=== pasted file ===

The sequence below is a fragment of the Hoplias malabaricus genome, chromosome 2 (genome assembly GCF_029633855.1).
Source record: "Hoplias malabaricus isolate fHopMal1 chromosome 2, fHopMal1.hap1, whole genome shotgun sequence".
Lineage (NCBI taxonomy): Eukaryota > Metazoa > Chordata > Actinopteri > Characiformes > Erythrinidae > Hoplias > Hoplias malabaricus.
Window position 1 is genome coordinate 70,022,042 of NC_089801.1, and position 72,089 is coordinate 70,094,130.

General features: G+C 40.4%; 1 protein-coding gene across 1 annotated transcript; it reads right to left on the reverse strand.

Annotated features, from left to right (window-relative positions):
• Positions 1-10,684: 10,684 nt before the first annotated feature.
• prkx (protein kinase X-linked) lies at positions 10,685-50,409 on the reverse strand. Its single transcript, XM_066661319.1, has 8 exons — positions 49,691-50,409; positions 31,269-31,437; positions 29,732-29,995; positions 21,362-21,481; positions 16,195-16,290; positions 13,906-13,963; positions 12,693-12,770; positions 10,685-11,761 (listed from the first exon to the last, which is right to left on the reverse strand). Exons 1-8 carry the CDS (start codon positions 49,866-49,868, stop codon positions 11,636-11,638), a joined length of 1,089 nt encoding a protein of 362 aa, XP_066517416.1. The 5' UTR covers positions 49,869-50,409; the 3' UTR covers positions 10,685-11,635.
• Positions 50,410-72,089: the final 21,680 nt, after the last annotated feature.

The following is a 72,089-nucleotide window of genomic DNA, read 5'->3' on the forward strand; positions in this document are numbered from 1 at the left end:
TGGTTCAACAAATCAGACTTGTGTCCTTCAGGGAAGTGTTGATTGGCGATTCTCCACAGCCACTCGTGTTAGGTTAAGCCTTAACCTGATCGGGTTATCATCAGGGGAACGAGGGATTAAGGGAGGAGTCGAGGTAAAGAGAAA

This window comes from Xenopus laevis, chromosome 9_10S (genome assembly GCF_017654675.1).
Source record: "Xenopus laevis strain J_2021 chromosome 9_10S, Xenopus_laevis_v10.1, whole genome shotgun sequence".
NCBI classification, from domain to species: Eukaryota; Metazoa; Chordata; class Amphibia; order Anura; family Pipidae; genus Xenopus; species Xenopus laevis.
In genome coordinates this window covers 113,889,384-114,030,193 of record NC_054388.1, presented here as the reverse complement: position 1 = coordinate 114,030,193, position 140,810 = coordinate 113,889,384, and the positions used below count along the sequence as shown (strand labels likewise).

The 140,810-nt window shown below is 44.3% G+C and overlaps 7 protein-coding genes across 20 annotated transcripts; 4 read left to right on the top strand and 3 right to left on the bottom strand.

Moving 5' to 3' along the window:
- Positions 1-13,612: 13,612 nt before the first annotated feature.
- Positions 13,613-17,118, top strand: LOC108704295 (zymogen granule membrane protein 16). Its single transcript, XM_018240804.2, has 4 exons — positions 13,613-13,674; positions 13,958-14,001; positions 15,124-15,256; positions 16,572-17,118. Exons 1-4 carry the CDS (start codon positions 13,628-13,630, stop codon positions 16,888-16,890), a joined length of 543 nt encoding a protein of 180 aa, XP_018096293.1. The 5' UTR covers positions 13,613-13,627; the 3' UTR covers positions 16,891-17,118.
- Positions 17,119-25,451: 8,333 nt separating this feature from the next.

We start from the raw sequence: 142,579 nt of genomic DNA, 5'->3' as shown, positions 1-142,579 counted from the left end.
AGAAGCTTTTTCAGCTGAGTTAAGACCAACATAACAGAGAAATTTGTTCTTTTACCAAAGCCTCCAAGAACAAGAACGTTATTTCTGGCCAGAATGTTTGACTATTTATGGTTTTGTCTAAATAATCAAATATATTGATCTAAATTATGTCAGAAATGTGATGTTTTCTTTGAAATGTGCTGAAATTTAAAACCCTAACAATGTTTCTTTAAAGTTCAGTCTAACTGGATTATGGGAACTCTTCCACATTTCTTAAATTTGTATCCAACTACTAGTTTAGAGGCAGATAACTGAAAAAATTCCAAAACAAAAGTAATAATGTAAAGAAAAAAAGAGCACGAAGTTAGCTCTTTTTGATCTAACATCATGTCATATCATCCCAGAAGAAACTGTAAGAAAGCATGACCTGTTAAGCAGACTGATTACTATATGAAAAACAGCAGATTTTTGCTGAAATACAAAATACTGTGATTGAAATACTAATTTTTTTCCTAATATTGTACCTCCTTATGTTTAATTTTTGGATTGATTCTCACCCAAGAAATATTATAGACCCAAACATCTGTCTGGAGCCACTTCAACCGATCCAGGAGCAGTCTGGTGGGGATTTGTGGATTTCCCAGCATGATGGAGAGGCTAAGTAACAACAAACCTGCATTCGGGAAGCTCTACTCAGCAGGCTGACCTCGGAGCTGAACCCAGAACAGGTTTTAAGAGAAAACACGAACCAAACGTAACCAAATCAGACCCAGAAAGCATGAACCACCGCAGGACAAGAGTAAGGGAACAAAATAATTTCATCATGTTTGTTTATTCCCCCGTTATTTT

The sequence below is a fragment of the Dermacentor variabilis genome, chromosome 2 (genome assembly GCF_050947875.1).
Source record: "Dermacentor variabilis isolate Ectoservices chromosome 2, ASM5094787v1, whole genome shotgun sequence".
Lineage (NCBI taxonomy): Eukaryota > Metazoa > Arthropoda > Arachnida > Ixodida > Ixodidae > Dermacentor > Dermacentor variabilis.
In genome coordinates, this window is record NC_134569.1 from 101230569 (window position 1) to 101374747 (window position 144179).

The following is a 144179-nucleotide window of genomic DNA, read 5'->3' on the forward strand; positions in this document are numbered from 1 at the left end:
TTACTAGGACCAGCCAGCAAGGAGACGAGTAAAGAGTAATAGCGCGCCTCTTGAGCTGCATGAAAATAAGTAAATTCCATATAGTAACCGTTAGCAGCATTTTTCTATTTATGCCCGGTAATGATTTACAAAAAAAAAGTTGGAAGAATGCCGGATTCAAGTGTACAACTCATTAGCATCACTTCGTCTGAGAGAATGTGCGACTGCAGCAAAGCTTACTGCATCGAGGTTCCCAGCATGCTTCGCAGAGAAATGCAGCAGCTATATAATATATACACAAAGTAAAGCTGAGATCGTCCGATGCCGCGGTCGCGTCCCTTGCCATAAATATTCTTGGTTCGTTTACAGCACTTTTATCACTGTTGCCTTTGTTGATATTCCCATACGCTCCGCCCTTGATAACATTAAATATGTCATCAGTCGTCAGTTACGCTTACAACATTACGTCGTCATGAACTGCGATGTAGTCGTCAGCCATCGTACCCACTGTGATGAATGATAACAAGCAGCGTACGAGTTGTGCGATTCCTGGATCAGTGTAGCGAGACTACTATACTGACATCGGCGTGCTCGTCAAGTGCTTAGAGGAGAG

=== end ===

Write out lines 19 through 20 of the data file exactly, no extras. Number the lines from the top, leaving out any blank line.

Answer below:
- Positions 13,613-17,118, top strand: LOC108704295 (zymogen granule membrane protein 16). Its single transcript, XM_018240804.2, has 4 exons — positions 13,613-13,674; positions 13,958-14,001; positions 15,124-15,256; positions 16,572-17,118. Exons 1-4 carry the CDS (start codon positions 13,628-13,630, stop codon positions 16,888-16,890), a joined length of 543 nt encoding a protein of 180 aa, XP_018096293.1. The 5' UTR covers positions 13,613-13,627; the 3' UTR covers positions 16,891-17,118.
- Positions 17,119-25,451: 8,333 nt separating this feature from the next.